The Boston Globe Op-Ed: Big Law’s Cancel Culture, by David Lat:
Ideological uniformity in Big Law, whether on the right or the left, is not a good thing — not for lawyers, law firms, and the rule of law.
On the morning of June 23, the US Supreme Court issued a landmark opinion in New York State Rifle & Pistol Association v. Bruen holding that the Second Amendment protects an individual’s right to carry a handgun for self-defense outside the home. You might have expected the lawyers who won the case, celebrated Supreme Court litigators Paul Clement and Erin Murphy, to receive congratulations within their firm for such a major victory.
Instead, they received walking papers. That afternoon, Clement and Murphy announced in The Wall Street Journal that they were leaving Kirkland & Ellis, the nation’s highest-grossing law firm. Why? Because Kirkland presented them with an ultimatum: withdraw from representing clients in Second Amendment cases, including existing clients in ongoing representations, or withdraw from the firm.
It’s not just representing unpopular clients; even articulating an unpopular opinion might be a fireable offense today in the world of large law firms (aka “Big Law”). Take support for the Supreme Court’s decision in Dobbs v. Jackson Women’s Health Organization, which overturned Roe v. Wade and sent abortion back to the states. At least two antiabortion women partners allege — one in The Wall Street Journal and one in Original Jurisdiction, my newsletter about the legal profession — that their support for Dobbs played a major role in their being forced out of their firms. ...
Of course, it’s not a recent development that large law firms are overwhelmingly liberal (as reflected in, for example, their lopsided contributions to political campaigns). What’s different today is not only the partisan intensity but the possibility that you might lose your job for holding the wrong views. Simply put, Big Law — the nation’s largest, most prestigious, most profitable law firms, which in many ways set the norms for the rest of the legal profession — is currently seized by ideological intolerance and groupthink. (There are some exceptions — most notably Jones Day, which gained notoriety for its work on behalf of Trump.)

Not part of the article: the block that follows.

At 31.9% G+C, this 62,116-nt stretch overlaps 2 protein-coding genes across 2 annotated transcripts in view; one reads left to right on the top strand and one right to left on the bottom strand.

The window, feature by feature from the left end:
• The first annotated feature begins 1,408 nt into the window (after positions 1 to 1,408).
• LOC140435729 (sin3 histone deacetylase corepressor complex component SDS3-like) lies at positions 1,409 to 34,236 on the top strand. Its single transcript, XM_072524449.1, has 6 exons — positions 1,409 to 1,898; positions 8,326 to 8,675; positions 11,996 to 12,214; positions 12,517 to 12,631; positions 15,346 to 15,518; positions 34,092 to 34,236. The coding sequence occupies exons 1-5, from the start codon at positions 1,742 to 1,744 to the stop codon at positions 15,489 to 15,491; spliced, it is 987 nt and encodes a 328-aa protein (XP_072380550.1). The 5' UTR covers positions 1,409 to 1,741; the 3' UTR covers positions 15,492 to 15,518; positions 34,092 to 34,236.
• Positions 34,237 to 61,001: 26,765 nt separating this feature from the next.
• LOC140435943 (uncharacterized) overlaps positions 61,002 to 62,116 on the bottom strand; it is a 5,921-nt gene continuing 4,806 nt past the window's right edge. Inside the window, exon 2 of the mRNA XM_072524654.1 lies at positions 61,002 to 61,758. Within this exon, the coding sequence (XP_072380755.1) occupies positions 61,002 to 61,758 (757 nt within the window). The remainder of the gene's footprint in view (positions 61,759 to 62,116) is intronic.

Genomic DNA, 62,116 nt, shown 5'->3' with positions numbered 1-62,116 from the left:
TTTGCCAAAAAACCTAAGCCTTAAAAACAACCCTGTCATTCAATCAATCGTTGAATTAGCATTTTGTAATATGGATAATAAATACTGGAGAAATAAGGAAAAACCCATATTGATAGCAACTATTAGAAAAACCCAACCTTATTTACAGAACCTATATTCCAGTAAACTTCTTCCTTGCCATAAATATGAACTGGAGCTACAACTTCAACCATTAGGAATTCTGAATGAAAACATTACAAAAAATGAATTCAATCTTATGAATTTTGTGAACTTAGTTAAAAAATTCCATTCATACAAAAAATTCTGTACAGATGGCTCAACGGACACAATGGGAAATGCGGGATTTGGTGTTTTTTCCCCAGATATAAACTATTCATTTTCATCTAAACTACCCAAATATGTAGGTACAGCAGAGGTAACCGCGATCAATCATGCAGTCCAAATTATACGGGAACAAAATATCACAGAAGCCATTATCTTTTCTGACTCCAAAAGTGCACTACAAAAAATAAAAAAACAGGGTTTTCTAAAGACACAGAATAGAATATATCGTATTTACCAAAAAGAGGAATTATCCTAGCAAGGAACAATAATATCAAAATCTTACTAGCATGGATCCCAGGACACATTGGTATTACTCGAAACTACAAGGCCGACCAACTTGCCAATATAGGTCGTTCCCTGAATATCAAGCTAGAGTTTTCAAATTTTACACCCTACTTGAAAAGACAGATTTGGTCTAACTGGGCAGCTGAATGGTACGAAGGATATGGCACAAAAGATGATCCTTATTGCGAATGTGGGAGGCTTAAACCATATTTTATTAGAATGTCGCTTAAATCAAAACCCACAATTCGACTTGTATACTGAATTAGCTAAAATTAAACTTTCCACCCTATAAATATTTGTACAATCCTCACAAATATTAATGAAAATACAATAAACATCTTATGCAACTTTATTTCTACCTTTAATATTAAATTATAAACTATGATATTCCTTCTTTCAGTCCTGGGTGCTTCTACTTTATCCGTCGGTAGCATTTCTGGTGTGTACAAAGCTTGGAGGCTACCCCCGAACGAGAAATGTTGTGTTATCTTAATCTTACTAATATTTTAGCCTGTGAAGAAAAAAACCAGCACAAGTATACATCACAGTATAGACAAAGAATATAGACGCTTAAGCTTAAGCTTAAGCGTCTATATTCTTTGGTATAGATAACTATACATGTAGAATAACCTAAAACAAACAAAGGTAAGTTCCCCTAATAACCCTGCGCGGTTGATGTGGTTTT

Some might say: So be it. A private law firm is generally free to suppress or punish opinions from its employees that it or its clients might find distasteful (consistent with specific state laws protecting employee speech and political activity). If a law firm wants to brand itself the “woke” law firm or the “MAGA” law firm, taking on only those lawyers and clients who pass its ideological litmus test, it has a free-association right under the First Amendment to do so.
This view is understandable but wrongheaded. Ideological uniformity in Big Law, whether on the right or the left, is not a good thing — not for lawyers, law firms, or the rule of law. ...
As the majority within Big Law, left-leaning lawyers might be perfectly happy to enjoy dominating their workplaces. But they should keep in mind that beyond Big Law, a “majority rules” approach to free speech can lead to terrible outcomes, including bans on everything from teaching critical race theory to the novels of Toni Morrison.
The conservatives behind these bans share the same reasoning as progressives in Big Law: If something offends us, it must be cast out. ...
In our adversarial system of justice, part of a lawyer’s job is to disagree with other lawyers. We must find our way back to the time when lawyers could disagree with each other and not disagreeably — for the sake of lawyers, the legal profession, and the rule of law.